Cheers, Dave

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Perhaps it's just me. This morning, we pulled a 1970 Buick GS Stage 1 out of the showroom for an inspection. The front end was going up and down like one of the tires was egg-shaped or something. As soon as I was out in the parking lot, BANG! It was like a gunshot. Yet another Brand X tire exploded, this time at about 1 MPH. Fortunately, I was not on the road, but it did happen in front of an inspector, and you can imagine how that inspires confidence. My tire shop says the belts let go. You can see how much tread was on the tire, it was not worn out, and the car has been sitting in my showroom for three months, so it's not like this was on a long, hot drive at high speeds or something. We pulled it out and it exploded. Also note that it's a radial, so they're not immune to these issues.

 

IMG_20160802_112839399_HDR[1].jpg


In regards to other comments, yes, Brand X tire company owns all the molds to your favorite brands, Lester included. Every single old car tire with a wide whitewall that isn't a radial is made by this company. It is a virtual monopoly. I don't know if the carcasses are the same and they just vulcanize the various makers' treads onto them or what, but when you are next at a car show, look at all the big Full Classics and their whitewalls--you are sure to see a gray/brown haze forming around the outer perimeter of the whitewall. That's just one of the quality control issues this company faces. It's epidemic and I'm guessing if the guys at Pebble Beach can't get a fix, then no fix is forthcoming.

 

On my '41 Limited, I believe it is the tube that failed, not the tire. Does that make it OK or better somehow? I don't think so. The tubes they use are paper thin and in an effort to save money, they buy generic tubes without valve stems. When someone orders tubes for their application, they glue a valve stem onto the tube, whether it's a straight one, a metal one, an angled one, or whatever. It's by application. As a result, there's a built-in failure point, which is where I believe my tube failed. I can wiggle the valve stem and more or less air will escape. Crappy tubes and/or crappy tires, it makes no difference. Stranded is stranded and a flat at highway speeds in an old car, regardless of the cause, can be catastrophic. Knowing that the tire itself didn't fail is little comfort, I was still screwed and stranded because of cost-cutting and quality control failures. The tire and tube are going back for a full refund, of course. I will not be paying shipping and I am expecting to be reimbursed for the cost of scraping their turds off my wheels.

 

I should go on record and say that Universal has very good customer service. They've always been good to me. They've replaced every faulty tire and tube I've sent them over the past three years (more than I can count) without complaint. But is that really how we want it? Is that really good enough? Sorry you didn't like your first shiat sandwich, please have another one, on the house. And we as hobbyists say, "Wow, for free? Gee, thank you, Mister Mustache!" I've given up trying to get good tires and tubes for my '29 Cadillac because the wheels were getting torn up from taking them off and putting new ones on. I'll live with the brown whitewalls and leaky tubes and just make sure to fill my tires every time I fill the gas tank. Their alternative is EVEN MORE work than that.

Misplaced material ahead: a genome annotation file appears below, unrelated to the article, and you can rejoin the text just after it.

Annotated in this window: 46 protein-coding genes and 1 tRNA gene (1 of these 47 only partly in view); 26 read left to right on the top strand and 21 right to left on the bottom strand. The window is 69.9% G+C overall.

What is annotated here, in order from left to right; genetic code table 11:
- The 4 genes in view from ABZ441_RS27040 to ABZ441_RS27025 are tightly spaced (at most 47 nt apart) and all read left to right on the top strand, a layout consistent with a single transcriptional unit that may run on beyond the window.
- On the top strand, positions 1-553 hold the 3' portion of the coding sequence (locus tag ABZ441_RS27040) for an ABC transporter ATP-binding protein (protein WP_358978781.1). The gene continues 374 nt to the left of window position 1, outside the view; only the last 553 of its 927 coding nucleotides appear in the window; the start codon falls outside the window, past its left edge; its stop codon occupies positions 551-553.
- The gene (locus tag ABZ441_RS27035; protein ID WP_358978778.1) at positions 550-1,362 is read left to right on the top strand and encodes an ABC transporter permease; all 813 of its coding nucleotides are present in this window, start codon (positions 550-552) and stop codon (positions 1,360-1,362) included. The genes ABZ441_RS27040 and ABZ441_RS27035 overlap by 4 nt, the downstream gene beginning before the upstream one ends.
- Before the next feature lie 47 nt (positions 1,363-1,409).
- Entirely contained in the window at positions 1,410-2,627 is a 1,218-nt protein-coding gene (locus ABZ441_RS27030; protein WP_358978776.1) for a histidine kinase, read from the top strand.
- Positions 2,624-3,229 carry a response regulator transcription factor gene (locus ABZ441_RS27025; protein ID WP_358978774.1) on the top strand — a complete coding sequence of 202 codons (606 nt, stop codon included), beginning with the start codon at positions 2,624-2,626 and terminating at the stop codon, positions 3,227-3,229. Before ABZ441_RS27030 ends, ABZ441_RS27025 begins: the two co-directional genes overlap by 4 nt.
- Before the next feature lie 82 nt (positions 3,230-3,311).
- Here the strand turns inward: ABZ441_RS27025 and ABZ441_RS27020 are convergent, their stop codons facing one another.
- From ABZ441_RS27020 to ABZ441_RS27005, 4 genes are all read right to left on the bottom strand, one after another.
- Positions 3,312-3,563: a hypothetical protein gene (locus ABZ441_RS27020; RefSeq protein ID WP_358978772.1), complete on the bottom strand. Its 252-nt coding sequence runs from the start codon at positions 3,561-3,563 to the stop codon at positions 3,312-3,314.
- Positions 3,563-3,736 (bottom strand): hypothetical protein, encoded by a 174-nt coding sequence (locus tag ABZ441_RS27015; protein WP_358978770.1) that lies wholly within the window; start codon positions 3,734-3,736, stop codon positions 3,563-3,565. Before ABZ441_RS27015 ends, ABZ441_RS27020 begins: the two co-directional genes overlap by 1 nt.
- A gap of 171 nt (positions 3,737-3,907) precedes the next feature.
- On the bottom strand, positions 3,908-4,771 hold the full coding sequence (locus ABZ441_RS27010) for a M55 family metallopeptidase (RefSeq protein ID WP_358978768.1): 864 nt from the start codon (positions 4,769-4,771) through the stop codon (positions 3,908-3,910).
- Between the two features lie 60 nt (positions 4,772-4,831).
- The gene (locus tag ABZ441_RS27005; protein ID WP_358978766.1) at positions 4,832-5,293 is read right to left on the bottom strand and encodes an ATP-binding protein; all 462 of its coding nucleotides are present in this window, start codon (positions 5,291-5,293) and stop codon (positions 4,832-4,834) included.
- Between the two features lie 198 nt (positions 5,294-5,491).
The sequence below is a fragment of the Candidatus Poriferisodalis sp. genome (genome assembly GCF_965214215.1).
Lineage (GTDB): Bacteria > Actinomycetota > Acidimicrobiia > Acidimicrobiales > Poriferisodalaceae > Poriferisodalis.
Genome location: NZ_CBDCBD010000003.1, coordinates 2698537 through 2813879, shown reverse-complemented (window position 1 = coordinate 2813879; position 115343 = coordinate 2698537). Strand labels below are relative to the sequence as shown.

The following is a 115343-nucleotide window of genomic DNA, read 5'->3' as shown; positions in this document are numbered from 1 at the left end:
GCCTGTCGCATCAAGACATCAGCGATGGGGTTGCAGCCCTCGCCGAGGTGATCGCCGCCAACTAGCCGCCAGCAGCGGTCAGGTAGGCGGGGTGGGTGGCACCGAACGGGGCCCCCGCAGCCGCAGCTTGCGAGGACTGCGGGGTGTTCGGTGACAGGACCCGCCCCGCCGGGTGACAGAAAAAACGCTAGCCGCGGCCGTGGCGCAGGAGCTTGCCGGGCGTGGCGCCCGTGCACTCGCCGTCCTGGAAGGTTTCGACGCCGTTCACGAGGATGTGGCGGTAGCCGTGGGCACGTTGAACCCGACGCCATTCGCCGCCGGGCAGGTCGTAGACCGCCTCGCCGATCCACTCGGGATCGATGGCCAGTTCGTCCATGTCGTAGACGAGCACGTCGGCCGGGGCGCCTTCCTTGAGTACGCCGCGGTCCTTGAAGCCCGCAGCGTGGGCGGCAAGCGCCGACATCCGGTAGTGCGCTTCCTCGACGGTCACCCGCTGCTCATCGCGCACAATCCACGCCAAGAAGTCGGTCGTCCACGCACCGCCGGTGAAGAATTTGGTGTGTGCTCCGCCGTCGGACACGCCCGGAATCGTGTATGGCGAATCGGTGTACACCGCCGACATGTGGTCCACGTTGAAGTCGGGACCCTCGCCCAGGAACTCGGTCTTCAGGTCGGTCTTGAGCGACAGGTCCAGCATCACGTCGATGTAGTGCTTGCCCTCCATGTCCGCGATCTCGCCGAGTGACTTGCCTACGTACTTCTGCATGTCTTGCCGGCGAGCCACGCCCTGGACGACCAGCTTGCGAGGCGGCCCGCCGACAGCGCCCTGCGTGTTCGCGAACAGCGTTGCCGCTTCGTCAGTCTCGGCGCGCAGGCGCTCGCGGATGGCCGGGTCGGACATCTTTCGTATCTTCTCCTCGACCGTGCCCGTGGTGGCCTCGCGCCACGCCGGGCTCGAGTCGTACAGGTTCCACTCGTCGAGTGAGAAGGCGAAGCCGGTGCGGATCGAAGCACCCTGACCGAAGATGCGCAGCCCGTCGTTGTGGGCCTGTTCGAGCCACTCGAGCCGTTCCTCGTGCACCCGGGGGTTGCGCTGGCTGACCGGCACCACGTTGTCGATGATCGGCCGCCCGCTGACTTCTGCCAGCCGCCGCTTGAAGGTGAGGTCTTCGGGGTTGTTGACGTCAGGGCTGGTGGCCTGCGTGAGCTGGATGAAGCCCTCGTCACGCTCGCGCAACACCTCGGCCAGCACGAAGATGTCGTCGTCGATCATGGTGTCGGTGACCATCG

I'm glad you bought the guarantee, but it won't cover being stranded, damage to your car, the aggravation of this kind of situation, or the wear and tear to your wheels if you have to keep taking tires off and on. My experience says that you didn't need to buy the guarantee, they'll replace failed tires for free and they'll pick up the shipping both ways if you yell loud enough, which I now do. Mr Nice Guy gave up on them two years ago, now they've got me.

 

Or they could, you know, just make a good quality product that would last, say, 10,000 miles or 7 years, which isn't an unreasonable expectation from a modern tire. Their solution seems to be free replacements in perpetuity. You'd think that eventually making better tires would be cheaper than handing out freebies to everyone all the time, but maybe not. I bet the profit margin on these tires is MASSIVE, perhaps on the order of 100% or more. My tire cost $350 or thereabouts, plus a $45 tube. I think they were both made in a third-world Asian country where workers make $35/week. I'd be flat-out shocked if Company X paid more than $25-50 to have that tire made. They bought the molds, so there's no investment in tooling beyond the purchase price, and the raw materials are not particularly expensive, and they ship them here in bulk. There are marketing expenses and other overhead, but nevertheless, these tires have to be insanely profitable, even with a high failure rate.

 

There's no alternative for bias-plys, but if you can put radials on your car, call Diamondback instead. Remarkably, their radials were cheaper than the Brand X bias-ply Firestones and carry a mainstream manufacturer's warranty (for something like 60,000 miles). I still trust Goodyear tires, but not the tires made by Company X that merely say Goodyear on them. If your car can wear radials, do yourself a favor and get those instead. I know they don't always look right, but avoiding this kind of nonsense is totally worth the small difference in looks.

 

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I had my 40 in the shop this morning and spoke to the tire guy I have been dealing with since 1975. He ordered a set of Coker Firestones for me years ago and they are still fine.  I asked him about today's Coker tires.  The first word out of his mouth was "Show Only."  He then said they may not be DOT rated anymore.  He also said a customer had wanted a set of wide whites to put on a HHR. Coker said they would not sell them for a modern car.  He called back and said 57 Chevy and they sent him the tires. I still hopefully have years before I need tires, or maybe it will be up to my grandson, But I will keep researching.